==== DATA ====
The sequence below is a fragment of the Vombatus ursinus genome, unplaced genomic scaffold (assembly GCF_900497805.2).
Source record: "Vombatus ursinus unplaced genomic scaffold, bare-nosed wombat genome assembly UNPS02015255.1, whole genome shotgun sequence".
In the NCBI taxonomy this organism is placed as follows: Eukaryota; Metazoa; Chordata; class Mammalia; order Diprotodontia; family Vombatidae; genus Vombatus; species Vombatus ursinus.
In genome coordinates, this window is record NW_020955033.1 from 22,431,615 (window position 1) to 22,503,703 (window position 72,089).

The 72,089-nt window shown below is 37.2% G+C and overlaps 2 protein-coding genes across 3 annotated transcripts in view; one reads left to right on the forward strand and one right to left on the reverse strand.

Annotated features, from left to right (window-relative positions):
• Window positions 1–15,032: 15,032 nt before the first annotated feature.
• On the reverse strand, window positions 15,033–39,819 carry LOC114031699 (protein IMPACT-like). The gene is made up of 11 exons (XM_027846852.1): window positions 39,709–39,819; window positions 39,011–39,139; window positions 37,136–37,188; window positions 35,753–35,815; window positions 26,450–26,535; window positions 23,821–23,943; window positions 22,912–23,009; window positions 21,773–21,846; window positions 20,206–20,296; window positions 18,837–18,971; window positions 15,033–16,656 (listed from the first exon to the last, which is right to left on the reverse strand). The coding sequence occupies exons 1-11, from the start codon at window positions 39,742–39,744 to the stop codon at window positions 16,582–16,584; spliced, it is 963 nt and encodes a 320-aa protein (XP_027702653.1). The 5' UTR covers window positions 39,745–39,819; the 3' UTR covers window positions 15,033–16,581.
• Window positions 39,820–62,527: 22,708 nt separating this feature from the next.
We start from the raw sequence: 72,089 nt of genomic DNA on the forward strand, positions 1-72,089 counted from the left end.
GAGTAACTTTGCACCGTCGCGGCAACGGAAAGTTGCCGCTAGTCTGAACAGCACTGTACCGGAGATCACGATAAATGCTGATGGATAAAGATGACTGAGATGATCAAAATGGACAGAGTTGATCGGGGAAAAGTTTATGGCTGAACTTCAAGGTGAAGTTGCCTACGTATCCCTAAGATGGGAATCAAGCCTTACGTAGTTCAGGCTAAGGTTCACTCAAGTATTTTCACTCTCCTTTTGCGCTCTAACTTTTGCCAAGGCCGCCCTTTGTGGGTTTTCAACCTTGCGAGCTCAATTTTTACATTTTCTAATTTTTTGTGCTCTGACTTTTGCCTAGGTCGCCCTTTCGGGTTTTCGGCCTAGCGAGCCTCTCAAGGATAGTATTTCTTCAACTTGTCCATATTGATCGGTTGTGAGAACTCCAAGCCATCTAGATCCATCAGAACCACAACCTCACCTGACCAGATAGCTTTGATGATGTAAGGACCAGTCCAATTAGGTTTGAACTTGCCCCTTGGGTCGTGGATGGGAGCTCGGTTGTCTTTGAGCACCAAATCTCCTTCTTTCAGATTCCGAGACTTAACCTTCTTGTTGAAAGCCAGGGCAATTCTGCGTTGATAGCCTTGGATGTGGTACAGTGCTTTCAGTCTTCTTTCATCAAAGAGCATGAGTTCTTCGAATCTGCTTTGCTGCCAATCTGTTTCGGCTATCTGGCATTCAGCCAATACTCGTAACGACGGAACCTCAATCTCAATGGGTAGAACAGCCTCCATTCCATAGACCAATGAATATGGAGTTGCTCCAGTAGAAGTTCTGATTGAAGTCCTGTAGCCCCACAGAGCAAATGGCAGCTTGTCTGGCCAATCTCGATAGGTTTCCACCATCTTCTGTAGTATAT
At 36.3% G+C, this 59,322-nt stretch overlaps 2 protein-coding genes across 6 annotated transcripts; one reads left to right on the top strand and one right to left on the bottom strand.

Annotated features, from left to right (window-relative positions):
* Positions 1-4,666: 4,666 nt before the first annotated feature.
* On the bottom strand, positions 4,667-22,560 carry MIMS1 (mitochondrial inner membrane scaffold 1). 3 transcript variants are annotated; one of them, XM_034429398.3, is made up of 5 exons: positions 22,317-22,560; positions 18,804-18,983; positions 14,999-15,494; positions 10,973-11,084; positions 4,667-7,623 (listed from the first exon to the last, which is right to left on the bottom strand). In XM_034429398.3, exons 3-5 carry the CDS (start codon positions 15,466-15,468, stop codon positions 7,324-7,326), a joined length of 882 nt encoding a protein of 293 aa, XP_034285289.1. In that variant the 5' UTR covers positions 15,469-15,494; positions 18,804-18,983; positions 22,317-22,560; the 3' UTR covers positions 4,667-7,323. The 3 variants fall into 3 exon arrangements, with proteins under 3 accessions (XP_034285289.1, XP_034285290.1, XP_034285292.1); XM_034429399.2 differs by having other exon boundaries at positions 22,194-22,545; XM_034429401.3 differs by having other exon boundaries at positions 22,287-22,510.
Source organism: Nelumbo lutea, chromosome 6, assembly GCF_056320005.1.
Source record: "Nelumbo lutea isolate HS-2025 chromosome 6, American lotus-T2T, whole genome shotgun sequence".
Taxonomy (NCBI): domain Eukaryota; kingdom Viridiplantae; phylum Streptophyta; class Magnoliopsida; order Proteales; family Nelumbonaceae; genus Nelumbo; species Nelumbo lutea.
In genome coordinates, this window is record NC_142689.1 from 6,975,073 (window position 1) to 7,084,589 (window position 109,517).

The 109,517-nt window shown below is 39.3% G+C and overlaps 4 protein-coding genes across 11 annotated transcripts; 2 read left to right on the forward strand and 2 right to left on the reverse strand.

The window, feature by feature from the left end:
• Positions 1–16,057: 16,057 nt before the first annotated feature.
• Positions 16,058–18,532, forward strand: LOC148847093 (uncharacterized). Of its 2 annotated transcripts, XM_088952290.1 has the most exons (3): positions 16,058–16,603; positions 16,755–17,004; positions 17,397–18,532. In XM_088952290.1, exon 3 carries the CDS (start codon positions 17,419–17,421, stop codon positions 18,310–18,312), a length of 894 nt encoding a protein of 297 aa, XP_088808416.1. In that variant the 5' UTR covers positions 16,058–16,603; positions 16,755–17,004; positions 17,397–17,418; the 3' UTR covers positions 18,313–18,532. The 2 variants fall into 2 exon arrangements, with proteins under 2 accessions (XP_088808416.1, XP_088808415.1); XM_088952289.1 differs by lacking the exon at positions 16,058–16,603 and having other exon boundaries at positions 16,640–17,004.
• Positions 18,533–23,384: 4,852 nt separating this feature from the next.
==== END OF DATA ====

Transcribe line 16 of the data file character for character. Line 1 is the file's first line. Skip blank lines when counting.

Source organism: Nelumbo lutea, chromosome 6, assembly GCF_056320005.1.